Believe I'm setting another (very unwelcome!) World Record - for the longest nonstop sail once around the world!! Incredibly, it will have taken over 11 months by the time I finally make landfall in Victoria - Wednesday is looking highly unlikely, so maybe on Thursday...? All depends how close I can get to the Strait entrance (Cape Flattery) over the next few days of light winds, ready for some good wind off the coast there by Tuesday.
I'm keeping my fingers firmly crossed that I don't repeat last time's experience (in July 2013) when I was becalmed just off (in fog) and then within the Strait over 3 nights while trying to complete that final 60 miles.

Breakfast - think I'll make a nice fresh coffee and enjoy it on deck in the sunshine while I pretend I'm just out for a pleasant summertime daysail in good wind...
It's getting so calm as we slow down in the disappearing wind that maybe later I can get to the radio tuner and antenna connections hidden away behind the aft cabin woodwork.....

11:15am Speed down to around 2.5kt and sails not happy...

Midday Clouds have cleared away overhead - and I'm just making out the misty outline of the mountains below clouds over Vancouver Island ahead - exciting to see them - landfall will happen soon enough!!
Sun is sparkling on the choppy water surface as a noticeable 2m swell comes onto our starboard beam from SSE.
Need to relax and enjoy being out here - not many more days to go and I'll miss it all terribly... Put away the frustrations of the delayed arrival and just take in the seascape. The antenna problem can wait for a short while... My coffee tastes good.

ETA: Thursday...?? (Ask the weather gods that have sent these light winds to slow us down...)

DTF: Victoria Hbr (Ogden Pt breakwater): 355 n.ml.; Cape Flattery (~60n.ml. from Victoria Hbr entrance): 295 n.ml to E

While sailing around the world, I'm trying to raise funds to help support the superb life-saving work done by the RNLI (Lifeboats) in Britain each and every day of the year, regardless how bad the weather. In fact, the worse it is, the more likely they are out there, helping someone in distress - whether a swimmer, surfer, small boat or big ship, night or day, summer or winter, and it is a charity - no government funding - so they rely on our help to fund their intensive training and maintain their equipment.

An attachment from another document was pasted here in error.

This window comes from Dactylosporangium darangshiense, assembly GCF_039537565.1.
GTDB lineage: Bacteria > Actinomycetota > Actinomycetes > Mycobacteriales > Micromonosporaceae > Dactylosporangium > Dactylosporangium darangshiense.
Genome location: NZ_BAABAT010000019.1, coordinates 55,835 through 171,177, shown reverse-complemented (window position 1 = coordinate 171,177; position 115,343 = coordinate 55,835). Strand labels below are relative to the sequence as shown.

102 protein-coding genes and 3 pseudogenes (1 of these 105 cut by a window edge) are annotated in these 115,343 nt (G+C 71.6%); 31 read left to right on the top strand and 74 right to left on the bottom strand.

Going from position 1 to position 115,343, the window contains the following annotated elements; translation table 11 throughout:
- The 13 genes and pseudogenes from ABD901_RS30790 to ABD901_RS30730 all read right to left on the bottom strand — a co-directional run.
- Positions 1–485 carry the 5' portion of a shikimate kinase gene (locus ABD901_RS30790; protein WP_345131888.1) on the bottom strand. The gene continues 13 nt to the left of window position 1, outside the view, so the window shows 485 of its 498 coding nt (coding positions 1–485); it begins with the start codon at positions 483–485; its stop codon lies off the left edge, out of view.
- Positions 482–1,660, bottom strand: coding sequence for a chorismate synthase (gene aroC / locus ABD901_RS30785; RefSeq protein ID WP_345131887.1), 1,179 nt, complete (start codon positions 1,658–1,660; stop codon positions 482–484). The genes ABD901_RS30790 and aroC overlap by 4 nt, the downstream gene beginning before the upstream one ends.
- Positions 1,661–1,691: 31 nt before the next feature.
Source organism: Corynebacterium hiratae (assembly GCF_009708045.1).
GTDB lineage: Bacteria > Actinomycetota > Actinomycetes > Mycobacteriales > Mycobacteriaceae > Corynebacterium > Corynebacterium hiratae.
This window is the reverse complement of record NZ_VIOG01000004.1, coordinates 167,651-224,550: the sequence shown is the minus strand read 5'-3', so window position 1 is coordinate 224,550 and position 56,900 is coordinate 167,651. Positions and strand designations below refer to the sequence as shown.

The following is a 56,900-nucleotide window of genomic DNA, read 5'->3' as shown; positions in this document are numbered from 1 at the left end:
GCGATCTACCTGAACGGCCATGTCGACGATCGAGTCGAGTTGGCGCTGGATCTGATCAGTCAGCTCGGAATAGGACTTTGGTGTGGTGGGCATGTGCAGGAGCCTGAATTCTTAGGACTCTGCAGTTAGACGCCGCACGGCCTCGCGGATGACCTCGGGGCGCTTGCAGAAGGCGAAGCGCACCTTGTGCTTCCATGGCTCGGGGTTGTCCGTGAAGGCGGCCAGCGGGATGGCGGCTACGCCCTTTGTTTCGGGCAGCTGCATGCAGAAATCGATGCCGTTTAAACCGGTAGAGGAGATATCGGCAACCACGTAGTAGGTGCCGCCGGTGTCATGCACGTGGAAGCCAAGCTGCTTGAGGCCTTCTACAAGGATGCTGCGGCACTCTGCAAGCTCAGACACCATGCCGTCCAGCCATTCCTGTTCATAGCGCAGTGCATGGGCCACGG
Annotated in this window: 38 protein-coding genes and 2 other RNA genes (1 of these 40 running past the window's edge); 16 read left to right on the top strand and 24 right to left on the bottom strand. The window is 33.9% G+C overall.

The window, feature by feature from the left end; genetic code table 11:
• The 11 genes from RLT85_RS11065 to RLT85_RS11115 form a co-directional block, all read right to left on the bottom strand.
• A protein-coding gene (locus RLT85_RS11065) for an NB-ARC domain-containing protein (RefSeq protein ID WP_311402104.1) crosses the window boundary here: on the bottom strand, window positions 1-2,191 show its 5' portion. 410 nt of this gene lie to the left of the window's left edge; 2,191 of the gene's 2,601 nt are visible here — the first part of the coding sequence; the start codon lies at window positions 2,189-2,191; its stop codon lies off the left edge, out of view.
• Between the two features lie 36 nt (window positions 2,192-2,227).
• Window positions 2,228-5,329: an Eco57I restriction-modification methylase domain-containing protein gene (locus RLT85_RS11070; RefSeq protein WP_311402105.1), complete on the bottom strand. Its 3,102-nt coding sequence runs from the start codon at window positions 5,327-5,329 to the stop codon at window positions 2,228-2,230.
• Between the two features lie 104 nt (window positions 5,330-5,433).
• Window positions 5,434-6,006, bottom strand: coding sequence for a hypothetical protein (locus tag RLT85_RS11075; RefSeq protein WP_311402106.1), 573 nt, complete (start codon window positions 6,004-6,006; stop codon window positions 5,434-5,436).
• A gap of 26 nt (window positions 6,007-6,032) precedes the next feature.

It would be great if you would take a moment to click on the Lifeboats link here (https://www.justgiving.com/fundraising/Jeanne-Socrates2), if you'd like to show your support for my efforts at sailing solo, nonstop, unassisted around the globe, trying to set a World Record as the oldest person to do so, by donating something towards the great work the RNLI do every day. If a lot of people put in even a small amount, it all adds up... Thanks a lot! If you can help, it will be very much appreciated. Let's see if we can reach my target!

(I hear that some readers might need to talk to their bank BEFORE trying to make a donation to the RNLI since many US banks routinely block foreign transactions unless
they are notified in advance.)

1900GMT = midday PDT (Pacific Daylight Time) - end of Day 332. We made 45 n.ml. DMG, measured in a straight line between the two 1900GMT positions. Actually sailed over 63 n.ml. but tacking (zig-zagging!) against a (light) headwind made for a lot less than that distance gained.

Total distance covered from Victoria, B.C., to end of Day 332 (by daily DMGs): 27,531 n.ml.

Position, as posted to www.Winlink.org and www.Shiptrak.org (go to either of those websites with my US radio callsign, KC2IOV, to see my track over this entire voyage:
TIME: 2019/08/31 19:00GMT LATITUDE: 49-06.50N LONGITUDE: 132-06.36W
COURSE: 061T SPEED: 2.2kt
BARO: 1009.4hPa TREND: 2 AIR_TEMP: 23.0C SEA_TEMP: 22.0C
COMMENT: Blue sky. Vanc.Isl. mts just visible below clouds. Wind dying.

Written by : Jeanne Socrates